Figure 2. The Weekly Learning Cycle

In addition to the flipped classroom, we expected students to engage with self-study activities. We also ran a weekly drop-in session where they could ask for help with any aspect of the course.  

The Small Group Project

We utilised a small group project to teach skills in the design, implementation, and operation of mechatronic systems. We used the group project as an opportunity to illustrate the relevance of the course materials to the students’ programmes of study. We used Parrot AR drones, through the third-party add-on AR Drone Toolkit for LabVIEW, to teach aerospace students. The group project for mechanical students used a DaNI robot with the Single-Board RIO replaced with a myRIO to increase the speed and simplicity of programming.

Both the aerospace and mechanical group projects required students to amend an existing LabVIEW virtual instrument that manually controlled the Parrot AR drone or DaNI robot. The task required them to program the Parrot AR drone or DaNI robot to autonomously navigate around a race course in the fastest possible time. We used relative marking to introduce a competitive aspect to the course, which motivated students to engage with the activity.

Figure 3. The Final Demonstration: Student Group’s Quadcopter Autonomously Navigating a Square Course

Student Performance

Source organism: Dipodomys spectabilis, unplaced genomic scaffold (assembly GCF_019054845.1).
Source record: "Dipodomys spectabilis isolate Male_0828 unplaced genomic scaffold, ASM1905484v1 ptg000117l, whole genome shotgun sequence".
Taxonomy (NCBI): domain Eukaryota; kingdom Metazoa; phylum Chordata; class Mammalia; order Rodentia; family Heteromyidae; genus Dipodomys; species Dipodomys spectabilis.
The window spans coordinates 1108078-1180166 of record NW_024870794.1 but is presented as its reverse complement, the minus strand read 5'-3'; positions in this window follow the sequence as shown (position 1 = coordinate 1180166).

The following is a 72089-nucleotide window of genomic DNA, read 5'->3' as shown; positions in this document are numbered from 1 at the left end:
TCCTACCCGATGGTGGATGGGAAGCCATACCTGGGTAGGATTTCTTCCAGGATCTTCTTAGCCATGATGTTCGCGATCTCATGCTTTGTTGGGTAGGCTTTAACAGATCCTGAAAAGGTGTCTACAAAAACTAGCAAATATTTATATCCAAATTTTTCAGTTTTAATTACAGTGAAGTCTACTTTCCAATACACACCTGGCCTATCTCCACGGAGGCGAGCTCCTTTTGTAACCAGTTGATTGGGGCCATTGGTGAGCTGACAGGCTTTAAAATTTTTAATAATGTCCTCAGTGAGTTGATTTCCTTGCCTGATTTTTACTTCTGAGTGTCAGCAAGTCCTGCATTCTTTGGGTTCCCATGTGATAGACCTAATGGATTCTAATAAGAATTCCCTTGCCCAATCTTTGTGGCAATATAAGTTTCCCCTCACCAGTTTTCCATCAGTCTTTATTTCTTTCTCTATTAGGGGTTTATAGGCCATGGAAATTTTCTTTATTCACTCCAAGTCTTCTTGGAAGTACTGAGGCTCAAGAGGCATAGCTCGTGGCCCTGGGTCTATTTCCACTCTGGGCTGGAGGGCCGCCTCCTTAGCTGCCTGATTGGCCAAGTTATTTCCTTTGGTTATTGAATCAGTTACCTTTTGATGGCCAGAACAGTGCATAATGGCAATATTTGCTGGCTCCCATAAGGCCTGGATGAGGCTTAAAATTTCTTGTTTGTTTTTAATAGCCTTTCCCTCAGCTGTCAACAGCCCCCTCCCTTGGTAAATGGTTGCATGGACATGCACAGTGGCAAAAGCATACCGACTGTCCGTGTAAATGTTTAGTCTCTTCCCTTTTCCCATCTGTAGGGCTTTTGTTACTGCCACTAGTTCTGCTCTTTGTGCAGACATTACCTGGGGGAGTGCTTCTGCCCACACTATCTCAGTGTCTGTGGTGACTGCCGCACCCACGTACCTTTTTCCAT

The overall student performance on the course, as measured through the distribution of marks, was acceptable with a mean of 57.6 percent for the cohort. The majority performed well, with a number of students attaining high percentages. However, a tail end to the distribution illustrated how some students did not adapt to the blended learning and flipped classroom approach.

Student Feedback

We received feedback for the course from 36 students. We measured this feedback using a visual Likert scale and questions, with a value of 5 indicating a strong agreement and a value of 1 indicating a strong disagreement. When asked, “Overall, I would rate this course as excellent,” students gave a mean score of 3.6 out of 5. Students responded to the statement, “The lecturer presented the material in an effective way,” with a mean score of 4.1 out of 5.

Positive feedback showed that the course was interesting, fun, and useful. The Wordle in Figure 4 illustrates the 20 top words in the positive feedback. Student feedback on how the unit could be improved focussed on assessment, the level of difficulty, and the number of topics. The Wordle in Figure 5 illustrates the 20 top words in the improvement feedback.  

Figure 4. Top Words in the Positive Feedback Regarding the Unit

Figure 5. Top Words on How the Unit Could Be Improved